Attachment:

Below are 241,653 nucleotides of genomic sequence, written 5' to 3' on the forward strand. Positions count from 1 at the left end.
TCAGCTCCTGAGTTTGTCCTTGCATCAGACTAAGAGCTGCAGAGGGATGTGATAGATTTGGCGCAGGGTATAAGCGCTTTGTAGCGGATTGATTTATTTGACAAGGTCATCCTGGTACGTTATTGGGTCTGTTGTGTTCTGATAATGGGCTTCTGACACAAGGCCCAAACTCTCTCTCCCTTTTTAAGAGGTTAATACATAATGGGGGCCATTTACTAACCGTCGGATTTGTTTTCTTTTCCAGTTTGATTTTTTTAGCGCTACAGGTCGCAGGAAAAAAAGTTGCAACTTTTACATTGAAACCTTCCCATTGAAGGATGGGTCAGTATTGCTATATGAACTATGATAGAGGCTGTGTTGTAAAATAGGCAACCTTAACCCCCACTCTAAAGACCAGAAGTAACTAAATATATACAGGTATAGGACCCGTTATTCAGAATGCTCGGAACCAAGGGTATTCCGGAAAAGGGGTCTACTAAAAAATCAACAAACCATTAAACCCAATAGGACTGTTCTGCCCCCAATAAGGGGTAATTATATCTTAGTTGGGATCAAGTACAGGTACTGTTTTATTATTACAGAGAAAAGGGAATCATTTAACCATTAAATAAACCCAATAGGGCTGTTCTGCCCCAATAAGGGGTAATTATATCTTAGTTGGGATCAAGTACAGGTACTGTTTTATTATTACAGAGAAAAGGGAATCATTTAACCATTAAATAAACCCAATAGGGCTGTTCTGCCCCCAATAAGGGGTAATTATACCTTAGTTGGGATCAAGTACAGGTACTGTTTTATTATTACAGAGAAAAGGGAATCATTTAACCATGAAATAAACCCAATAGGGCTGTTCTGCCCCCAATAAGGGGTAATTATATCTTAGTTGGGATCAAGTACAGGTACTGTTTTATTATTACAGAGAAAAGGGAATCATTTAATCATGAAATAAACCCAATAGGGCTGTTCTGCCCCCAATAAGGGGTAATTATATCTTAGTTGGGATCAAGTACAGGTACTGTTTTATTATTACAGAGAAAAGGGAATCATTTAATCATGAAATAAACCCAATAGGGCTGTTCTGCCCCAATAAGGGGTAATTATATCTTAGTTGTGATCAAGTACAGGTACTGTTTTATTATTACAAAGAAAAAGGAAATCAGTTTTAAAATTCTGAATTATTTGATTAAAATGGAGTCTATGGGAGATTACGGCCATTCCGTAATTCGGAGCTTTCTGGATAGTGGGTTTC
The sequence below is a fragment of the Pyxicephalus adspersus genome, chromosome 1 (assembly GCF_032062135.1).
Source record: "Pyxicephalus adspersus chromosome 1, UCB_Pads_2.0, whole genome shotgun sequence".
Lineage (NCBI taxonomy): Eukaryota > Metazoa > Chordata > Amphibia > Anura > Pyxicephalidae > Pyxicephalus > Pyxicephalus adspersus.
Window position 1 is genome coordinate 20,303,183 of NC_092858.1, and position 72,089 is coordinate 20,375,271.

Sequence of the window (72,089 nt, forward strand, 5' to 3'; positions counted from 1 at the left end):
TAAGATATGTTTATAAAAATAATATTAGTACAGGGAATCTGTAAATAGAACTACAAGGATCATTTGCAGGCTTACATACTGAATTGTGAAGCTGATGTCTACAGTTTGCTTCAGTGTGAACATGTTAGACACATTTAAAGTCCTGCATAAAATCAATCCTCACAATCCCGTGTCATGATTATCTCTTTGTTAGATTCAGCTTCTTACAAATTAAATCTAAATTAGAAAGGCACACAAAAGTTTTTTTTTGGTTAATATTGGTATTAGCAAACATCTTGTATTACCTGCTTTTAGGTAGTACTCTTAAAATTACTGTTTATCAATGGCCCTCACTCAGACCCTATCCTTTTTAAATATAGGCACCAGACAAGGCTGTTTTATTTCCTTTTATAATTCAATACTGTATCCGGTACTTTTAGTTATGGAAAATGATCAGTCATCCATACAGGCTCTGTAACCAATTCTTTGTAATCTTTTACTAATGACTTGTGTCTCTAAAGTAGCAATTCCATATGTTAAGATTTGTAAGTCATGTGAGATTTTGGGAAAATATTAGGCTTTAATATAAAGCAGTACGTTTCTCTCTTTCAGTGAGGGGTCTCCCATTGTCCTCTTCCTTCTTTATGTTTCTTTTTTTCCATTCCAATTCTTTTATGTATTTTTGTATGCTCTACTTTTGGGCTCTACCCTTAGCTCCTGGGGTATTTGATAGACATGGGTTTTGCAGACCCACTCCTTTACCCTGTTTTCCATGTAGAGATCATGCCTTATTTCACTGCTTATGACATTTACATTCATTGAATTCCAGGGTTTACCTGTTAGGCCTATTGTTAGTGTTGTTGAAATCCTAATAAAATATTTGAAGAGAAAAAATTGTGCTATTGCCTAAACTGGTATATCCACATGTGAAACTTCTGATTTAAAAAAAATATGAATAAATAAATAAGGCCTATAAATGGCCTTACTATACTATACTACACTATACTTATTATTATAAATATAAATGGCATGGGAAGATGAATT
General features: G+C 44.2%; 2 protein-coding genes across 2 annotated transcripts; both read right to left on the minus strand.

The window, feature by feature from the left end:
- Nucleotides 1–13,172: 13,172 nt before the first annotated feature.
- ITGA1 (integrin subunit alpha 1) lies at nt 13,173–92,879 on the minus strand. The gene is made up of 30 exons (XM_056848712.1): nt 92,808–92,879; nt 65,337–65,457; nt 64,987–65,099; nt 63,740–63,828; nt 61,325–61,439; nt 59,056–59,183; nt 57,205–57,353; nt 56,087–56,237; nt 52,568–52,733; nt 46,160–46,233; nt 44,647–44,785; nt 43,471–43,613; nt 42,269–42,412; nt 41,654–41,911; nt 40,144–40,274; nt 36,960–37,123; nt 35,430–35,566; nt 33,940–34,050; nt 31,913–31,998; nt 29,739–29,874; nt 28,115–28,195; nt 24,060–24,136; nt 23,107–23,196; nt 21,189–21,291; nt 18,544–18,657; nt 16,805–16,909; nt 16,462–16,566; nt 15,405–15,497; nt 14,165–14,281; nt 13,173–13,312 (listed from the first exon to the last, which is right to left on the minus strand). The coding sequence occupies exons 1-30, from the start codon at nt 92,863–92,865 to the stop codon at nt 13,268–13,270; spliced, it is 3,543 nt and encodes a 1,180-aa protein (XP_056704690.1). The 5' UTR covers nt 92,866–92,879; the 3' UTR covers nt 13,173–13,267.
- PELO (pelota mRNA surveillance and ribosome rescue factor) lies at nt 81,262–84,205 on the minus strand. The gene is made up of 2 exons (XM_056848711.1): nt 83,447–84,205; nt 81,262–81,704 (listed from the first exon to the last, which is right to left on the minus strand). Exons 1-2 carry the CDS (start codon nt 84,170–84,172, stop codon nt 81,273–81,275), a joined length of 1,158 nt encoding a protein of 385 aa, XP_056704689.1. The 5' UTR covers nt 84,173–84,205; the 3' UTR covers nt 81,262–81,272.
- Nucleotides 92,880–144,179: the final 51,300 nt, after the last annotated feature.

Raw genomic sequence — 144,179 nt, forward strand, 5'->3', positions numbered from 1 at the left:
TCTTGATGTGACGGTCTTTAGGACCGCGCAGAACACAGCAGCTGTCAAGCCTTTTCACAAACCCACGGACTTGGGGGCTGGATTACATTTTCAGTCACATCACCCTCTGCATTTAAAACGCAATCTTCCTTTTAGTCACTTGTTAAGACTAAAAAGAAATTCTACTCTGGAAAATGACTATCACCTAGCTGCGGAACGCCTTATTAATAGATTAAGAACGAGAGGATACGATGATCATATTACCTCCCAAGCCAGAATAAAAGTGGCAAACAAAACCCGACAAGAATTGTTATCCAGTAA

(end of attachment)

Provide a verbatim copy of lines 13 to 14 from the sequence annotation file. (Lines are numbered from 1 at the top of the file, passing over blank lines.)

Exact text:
- PELO (pelota mRNA surveillance and ribosome rescue factor) lies at nt 81,262–84,205 on the minus strand. The gene is made up of 2 exons (XM_056848711.1): nt 83,447–84,205; nt 81,262–81,704 (listed from the first exon to the last, which is right to left on the minus strand). Exons 1-2 carry the CDS (start codon nt 84,170–84,172, stop codon nt 81,273–81,275), a joined length of 1,158 nt encoding a protein of 385 aa, XP_056704689.1. The 5' UTR covers nt 84,173–84,205; the 3' UTR covers nt 81,262–81,272.
- Nucleotides 92,880–144,179: the final 51,300 nt, after the last annotated feature.